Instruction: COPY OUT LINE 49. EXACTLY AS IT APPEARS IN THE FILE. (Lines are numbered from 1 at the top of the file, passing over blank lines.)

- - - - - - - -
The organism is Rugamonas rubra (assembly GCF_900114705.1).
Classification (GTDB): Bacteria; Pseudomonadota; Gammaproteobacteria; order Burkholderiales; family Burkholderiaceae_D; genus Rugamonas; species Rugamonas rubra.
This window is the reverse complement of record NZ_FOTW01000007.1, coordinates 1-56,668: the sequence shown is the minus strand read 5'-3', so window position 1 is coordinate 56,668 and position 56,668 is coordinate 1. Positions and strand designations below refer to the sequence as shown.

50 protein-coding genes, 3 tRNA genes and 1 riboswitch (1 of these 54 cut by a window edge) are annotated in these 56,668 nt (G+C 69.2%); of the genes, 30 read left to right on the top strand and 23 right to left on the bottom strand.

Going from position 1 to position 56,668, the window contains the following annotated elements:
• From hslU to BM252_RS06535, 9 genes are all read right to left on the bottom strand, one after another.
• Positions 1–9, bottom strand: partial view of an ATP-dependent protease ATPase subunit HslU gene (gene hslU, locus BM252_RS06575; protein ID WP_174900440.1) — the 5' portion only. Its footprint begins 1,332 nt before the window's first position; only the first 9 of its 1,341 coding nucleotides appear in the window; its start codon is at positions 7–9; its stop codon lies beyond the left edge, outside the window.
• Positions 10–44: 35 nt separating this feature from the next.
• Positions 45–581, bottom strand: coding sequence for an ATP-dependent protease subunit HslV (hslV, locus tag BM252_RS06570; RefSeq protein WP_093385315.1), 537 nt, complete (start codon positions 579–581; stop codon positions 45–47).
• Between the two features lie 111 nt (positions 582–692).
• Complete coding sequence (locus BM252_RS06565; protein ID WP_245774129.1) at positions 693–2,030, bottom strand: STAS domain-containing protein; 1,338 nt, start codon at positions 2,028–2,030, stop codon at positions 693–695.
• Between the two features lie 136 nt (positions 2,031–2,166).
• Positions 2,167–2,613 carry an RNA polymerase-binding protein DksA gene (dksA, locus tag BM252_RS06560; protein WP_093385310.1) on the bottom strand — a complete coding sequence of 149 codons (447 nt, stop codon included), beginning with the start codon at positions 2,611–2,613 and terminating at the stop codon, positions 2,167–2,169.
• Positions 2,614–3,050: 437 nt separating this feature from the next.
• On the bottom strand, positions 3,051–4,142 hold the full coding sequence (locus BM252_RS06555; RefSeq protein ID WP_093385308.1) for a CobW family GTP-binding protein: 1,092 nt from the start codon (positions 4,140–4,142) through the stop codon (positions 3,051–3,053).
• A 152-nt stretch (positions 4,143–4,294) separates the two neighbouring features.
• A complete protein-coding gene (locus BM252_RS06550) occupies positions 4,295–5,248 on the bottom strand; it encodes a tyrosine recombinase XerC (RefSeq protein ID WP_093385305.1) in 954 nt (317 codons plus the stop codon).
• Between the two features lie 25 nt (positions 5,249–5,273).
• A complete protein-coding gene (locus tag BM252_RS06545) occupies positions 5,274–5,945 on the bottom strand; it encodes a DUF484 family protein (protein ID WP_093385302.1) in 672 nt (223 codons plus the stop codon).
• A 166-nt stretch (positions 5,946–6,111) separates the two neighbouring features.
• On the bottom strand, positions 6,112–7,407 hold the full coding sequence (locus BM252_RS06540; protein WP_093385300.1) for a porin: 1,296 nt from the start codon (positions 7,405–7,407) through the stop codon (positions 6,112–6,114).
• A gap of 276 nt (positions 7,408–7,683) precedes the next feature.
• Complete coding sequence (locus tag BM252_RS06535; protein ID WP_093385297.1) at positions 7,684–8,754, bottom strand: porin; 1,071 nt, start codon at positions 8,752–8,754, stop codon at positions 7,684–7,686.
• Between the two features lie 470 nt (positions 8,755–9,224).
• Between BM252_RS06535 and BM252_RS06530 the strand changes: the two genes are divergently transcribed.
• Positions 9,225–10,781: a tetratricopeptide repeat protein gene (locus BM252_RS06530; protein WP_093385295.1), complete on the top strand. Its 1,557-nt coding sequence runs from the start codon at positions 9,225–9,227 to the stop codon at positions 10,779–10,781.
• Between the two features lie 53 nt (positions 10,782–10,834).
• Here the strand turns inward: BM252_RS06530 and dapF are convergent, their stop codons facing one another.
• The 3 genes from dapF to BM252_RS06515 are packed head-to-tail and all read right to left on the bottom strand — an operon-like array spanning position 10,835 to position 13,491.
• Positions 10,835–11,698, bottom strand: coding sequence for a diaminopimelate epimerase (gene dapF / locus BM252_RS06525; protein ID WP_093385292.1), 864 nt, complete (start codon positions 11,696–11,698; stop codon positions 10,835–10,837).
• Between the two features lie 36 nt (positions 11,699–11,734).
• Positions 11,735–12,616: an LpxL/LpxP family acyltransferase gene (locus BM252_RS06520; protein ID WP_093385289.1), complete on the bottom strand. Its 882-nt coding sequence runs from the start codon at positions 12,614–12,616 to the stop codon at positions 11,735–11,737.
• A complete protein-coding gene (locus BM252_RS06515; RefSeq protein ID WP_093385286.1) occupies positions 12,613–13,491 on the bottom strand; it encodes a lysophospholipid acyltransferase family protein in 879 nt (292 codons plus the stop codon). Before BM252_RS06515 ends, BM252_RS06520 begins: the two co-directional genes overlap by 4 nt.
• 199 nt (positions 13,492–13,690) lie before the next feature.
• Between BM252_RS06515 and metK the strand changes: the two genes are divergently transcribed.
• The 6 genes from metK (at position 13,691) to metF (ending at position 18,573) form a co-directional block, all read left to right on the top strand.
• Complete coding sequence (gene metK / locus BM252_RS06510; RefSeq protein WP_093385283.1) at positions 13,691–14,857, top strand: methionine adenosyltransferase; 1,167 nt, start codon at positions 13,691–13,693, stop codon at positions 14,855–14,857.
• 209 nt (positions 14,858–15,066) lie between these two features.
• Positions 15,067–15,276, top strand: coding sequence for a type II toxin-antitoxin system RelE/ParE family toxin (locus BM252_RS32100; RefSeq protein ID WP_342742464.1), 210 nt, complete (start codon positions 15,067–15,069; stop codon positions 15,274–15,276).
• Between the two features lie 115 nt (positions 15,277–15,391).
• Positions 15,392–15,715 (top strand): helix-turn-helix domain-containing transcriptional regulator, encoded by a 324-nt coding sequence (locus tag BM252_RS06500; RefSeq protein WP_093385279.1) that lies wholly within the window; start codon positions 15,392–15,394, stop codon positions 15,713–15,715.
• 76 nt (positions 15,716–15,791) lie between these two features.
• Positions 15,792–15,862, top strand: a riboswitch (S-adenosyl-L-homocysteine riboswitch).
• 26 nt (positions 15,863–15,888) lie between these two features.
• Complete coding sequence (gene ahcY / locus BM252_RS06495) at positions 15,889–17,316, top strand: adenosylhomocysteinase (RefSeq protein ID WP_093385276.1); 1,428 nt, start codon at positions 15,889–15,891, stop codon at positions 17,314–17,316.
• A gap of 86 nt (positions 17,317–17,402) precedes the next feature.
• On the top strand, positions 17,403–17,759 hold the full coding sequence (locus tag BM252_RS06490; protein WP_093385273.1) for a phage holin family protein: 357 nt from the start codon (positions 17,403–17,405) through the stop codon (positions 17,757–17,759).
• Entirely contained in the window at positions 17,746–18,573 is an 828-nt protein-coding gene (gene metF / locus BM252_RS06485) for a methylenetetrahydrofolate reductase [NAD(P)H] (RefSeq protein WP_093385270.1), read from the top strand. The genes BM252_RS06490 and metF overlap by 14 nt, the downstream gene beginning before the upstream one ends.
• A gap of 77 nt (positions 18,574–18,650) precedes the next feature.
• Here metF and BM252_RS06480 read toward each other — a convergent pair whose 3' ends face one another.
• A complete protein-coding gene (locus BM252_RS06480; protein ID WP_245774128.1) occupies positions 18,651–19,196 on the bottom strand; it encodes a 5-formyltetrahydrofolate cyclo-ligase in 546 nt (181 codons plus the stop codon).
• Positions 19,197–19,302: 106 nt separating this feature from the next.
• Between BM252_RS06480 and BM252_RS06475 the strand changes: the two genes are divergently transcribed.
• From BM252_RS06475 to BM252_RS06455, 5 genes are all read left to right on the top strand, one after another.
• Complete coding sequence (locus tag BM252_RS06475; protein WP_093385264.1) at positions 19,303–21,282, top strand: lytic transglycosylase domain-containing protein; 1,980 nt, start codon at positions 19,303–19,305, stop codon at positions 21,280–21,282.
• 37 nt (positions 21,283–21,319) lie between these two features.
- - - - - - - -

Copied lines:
• A gap of 77 nt (positions 18,574–18,650) precedes the next feature.